West Bromwich Albion play their home football in a part of the country that has too often been a hotbed of racist politics. Yet nearly all Albion fans – munching on their half-time Balti pies - are deeply proud of their history as the first club to have three black first team players, a pride that was shown earlier this year in the outpouring of emotion following the death of one of those players, Cyrille Regis. If an institution was needed to counter an upsurge in sectarian conflict in the Black Country few would have the credibility of the fans of the Albion (and, come to that, of their neighbours in Wolverhampton).
Reflecting their nature and their social responsibilities all these organisations already carry out important positive work on inclusion. But they should be encouraged to go one step further; to work themselves and with others to prepare concretely for how to respond were a combination of adversity and extremism to drive the communities they serve towards conflict.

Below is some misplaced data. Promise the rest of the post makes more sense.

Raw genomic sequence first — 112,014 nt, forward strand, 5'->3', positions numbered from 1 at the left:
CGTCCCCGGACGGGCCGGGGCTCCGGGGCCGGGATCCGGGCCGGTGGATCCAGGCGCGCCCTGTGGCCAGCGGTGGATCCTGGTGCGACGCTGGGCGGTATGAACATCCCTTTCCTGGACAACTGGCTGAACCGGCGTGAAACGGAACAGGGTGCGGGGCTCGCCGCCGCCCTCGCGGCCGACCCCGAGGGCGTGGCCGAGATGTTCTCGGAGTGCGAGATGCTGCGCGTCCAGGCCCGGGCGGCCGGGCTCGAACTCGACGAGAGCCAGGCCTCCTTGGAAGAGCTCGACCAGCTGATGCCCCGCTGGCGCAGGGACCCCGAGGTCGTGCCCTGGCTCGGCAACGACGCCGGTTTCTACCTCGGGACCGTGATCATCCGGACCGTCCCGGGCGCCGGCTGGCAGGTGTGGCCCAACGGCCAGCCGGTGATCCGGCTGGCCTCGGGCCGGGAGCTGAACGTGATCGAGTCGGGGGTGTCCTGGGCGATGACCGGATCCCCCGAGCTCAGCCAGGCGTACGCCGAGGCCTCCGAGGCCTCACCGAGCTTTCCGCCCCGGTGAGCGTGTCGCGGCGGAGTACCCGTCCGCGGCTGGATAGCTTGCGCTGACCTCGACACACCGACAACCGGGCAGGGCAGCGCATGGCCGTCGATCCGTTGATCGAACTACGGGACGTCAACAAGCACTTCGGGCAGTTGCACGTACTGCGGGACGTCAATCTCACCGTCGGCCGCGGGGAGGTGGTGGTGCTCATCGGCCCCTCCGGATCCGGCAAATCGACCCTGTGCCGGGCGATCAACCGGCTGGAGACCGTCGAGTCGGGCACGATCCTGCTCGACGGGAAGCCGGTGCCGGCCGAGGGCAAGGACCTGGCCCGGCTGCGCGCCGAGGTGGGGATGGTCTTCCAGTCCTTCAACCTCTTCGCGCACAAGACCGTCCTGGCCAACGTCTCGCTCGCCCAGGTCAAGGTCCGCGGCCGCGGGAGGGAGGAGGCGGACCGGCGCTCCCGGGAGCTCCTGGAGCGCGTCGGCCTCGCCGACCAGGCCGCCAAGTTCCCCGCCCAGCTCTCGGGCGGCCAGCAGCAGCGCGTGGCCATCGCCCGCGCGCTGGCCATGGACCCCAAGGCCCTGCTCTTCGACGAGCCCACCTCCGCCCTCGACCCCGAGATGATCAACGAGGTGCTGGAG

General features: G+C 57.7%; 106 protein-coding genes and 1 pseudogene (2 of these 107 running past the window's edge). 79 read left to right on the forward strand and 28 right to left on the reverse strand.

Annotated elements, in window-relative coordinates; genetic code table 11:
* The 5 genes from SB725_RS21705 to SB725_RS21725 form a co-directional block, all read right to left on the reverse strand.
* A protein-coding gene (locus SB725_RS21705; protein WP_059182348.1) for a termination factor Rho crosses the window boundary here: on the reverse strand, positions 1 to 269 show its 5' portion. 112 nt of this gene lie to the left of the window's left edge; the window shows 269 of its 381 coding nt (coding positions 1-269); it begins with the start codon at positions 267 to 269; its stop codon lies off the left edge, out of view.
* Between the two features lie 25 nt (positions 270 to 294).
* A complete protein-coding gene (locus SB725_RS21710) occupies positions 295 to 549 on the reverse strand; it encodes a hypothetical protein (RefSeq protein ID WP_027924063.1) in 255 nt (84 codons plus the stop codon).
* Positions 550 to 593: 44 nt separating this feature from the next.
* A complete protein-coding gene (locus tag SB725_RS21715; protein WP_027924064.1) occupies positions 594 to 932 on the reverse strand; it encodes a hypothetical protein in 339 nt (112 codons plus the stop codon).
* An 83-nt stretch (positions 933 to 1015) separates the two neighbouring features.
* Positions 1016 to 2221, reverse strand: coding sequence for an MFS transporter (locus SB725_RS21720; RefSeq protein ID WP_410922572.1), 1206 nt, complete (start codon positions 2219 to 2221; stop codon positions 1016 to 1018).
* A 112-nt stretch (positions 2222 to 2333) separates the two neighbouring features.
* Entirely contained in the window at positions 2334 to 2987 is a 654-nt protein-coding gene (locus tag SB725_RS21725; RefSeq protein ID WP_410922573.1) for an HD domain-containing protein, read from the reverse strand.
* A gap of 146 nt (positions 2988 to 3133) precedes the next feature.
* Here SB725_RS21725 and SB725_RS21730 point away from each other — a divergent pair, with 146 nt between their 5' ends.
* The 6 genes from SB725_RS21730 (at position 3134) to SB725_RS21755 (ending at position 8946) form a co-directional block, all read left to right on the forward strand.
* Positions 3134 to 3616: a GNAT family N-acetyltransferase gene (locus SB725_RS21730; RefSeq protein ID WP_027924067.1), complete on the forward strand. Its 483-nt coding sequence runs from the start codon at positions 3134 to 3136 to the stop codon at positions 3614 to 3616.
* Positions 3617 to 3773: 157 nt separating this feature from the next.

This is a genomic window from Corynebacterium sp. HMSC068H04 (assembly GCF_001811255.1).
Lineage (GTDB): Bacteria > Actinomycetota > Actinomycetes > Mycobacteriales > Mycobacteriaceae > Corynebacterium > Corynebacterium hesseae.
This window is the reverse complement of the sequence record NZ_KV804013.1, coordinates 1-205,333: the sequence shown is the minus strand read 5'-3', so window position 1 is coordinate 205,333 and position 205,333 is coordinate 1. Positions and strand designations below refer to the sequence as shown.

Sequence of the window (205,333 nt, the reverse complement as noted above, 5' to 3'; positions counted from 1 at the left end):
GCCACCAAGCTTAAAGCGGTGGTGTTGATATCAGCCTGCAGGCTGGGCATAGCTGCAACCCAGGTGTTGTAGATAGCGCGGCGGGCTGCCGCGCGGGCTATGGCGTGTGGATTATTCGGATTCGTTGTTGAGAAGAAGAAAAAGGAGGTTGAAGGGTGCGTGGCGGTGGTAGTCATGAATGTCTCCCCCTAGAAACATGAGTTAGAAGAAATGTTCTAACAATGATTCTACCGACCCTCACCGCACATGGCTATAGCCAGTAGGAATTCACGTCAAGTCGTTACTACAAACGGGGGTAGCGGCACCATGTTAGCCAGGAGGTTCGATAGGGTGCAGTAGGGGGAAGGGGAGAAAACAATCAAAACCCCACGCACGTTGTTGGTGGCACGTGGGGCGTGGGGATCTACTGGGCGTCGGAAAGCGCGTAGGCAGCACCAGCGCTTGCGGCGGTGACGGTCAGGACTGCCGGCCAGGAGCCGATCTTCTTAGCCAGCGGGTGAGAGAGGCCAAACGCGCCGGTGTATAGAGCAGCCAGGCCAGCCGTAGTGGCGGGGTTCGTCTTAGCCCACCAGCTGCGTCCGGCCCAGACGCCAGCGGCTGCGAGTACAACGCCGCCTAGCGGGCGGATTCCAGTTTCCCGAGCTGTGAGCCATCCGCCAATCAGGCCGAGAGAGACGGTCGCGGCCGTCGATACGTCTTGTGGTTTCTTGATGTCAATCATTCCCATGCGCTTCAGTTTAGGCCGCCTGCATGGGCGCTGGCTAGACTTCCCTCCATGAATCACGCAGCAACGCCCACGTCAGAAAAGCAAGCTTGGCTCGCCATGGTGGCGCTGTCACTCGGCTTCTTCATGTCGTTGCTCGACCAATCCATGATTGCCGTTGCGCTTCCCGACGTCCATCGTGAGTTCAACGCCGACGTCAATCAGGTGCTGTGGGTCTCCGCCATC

We all hope things will get better not worse: polarisation declines, we move positively into a more diverse future, society becomes more resilient. But there are at least as many reasons to believe that we will become more vulnerable to the voices of division.
As well as promoting all the virtues of diversity and inclusion, we also need to make sure some of our key social institutions are ready and willing to mobilise if things start to go wrong.
Building communities is not only intrinsically good; it can benefit the economy and public services too. Matthew Parsfield reflects on our 'Connected Communities' work.